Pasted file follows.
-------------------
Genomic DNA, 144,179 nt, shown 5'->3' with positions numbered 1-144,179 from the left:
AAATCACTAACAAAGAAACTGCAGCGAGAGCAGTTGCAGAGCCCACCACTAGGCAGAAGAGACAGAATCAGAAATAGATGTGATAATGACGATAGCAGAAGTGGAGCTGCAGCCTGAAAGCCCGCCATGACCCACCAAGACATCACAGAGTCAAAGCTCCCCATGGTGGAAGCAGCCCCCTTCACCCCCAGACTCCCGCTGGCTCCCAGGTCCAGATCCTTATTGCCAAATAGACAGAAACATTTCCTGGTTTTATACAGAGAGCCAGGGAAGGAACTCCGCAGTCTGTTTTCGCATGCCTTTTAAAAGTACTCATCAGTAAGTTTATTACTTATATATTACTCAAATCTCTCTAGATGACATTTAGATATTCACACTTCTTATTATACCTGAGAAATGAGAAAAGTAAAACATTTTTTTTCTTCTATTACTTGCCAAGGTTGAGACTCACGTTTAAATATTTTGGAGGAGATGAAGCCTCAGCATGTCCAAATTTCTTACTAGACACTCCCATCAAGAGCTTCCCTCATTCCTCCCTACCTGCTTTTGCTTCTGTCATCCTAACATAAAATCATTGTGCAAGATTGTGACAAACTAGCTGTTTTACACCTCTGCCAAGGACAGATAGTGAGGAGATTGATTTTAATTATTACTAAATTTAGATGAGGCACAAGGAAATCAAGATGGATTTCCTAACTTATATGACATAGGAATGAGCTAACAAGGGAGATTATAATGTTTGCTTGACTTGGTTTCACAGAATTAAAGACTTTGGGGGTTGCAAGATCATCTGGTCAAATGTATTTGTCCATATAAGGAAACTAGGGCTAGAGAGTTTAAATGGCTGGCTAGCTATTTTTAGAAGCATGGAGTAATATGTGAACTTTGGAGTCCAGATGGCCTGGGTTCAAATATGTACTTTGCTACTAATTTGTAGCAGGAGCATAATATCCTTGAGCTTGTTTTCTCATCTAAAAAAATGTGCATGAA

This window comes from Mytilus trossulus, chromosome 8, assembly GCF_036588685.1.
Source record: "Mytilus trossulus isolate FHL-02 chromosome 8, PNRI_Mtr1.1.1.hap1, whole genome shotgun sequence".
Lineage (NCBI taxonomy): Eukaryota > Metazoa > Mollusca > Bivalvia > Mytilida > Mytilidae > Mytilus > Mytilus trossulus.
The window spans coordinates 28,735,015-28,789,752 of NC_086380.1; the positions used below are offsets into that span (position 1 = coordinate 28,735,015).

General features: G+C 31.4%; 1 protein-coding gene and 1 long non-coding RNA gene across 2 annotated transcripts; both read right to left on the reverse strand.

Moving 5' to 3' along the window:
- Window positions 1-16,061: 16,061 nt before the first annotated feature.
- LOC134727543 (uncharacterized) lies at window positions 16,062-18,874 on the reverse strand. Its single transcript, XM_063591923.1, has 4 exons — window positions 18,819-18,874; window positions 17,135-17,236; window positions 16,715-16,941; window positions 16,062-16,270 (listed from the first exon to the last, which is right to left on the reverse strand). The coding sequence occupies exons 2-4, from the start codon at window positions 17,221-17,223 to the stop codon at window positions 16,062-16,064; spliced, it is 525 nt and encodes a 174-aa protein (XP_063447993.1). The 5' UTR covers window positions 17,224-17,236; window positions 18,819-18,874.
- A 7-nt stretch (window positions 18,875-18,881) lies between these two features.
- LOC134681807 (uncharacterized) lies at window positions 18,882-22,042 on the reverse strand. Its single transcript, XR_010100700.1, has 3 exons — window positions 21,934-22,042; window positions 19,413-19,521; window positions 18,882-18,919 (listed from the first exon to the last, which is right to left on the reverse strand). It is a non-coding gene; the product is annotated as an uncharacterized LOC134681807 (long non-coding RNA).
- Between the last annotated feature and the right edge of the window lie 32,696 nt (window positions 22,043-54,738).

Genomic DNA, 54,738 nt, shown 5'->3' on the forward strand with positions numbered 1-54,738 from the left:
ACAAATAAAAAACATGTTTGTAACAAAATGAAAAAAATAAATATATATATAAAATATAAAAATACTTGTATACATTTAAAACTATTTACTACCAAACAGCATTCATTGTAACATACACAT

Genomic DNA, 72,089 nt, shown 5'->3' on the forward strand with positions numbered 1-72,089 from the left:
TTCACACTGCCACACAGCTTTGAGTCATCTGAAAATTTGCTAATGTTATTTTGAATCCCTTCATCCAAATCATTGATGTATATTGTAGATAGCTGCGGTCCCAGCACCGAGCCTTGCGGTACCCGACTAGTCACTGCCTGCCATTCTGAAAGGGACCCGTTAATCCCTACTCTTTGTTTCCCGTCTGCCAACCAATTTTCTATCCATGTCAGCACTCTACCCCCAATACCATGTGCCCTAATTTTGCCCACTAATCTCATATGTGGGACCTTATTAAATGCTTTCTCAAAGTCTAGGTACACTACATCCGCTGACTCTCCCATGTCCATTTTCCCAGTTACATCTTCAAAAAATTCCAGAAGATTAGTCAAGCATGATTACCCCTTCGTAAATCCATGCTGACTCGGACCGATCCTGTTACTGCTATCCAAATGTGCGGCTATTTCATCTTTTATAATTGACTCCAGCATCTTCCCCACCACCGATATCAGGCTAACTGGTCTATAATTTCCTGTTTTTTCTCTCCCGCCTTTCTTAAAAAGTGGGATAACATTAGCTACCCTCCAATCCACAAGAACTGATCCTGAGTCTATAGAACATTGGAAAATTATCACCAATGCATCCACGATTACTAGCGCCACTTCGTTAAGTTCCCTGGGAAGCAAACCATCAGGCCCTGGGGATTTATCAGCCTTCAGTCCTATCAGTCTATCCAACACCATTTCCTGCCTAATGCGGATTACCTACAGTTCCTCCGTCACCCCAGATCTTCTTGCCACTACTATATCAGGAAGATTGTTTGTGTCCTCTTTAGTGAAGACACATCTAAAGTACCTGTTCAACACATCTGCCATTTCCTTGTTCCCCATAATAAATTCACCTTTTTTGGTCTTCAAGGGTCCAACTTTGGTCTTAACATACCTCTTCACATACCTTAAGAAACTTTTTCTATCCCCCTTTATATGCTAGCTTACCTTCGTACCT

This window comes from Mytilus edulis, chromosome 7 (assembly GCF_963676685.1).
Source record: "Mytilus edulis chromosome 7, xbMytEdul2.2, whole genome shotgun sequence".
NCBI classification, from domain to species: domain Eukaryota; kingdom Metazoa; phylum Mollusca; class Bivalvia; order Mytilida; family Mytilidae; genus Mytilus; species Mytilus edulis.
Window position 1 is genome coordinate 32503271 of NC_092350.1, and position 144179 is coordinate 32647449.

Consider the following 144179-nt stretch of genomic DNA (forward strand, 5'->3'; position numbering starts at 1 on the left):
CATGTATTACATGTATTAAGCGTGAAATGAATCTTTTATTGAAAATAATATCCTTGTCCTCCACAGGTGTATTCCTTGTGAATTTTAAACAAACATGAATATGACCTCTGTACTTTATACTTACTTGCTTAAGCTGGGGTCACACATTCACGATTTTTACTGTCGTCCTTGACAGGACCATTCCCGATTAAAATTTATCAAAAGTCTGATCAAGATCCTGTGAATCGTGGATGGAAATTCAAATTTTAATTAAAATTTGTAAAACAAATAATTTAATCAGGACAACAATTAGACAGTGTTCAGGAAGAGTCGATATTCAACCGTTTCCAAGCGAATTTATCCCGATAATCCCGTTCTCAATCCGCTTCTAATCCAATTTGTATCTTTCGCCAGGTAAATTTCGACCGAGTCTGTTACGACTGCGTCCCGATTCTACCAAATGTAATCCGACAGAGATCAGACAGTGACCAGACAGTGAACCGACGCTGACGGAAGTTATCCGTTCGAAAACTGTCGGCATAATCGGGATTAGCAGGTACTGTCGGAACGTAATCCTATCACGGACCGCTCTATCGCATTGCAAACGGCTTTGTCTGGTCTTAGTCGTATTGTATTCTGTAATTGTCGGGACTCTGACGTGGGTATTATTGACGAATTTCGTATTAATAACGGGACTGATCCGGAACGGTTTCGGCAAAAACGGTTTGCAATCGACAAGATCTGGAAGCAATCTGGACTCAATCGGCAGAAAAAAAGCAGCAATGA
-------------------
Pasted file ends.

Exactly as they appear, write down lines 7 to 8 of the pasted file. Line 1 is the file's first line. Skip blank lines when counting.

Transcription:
General features: G+C 31.4%; 1 protein-coding gene and 1 long non-coding RNA gene across 2 annotated transcripts; both read right to left on the reverse strand.

Moving 5' to 3' along the window: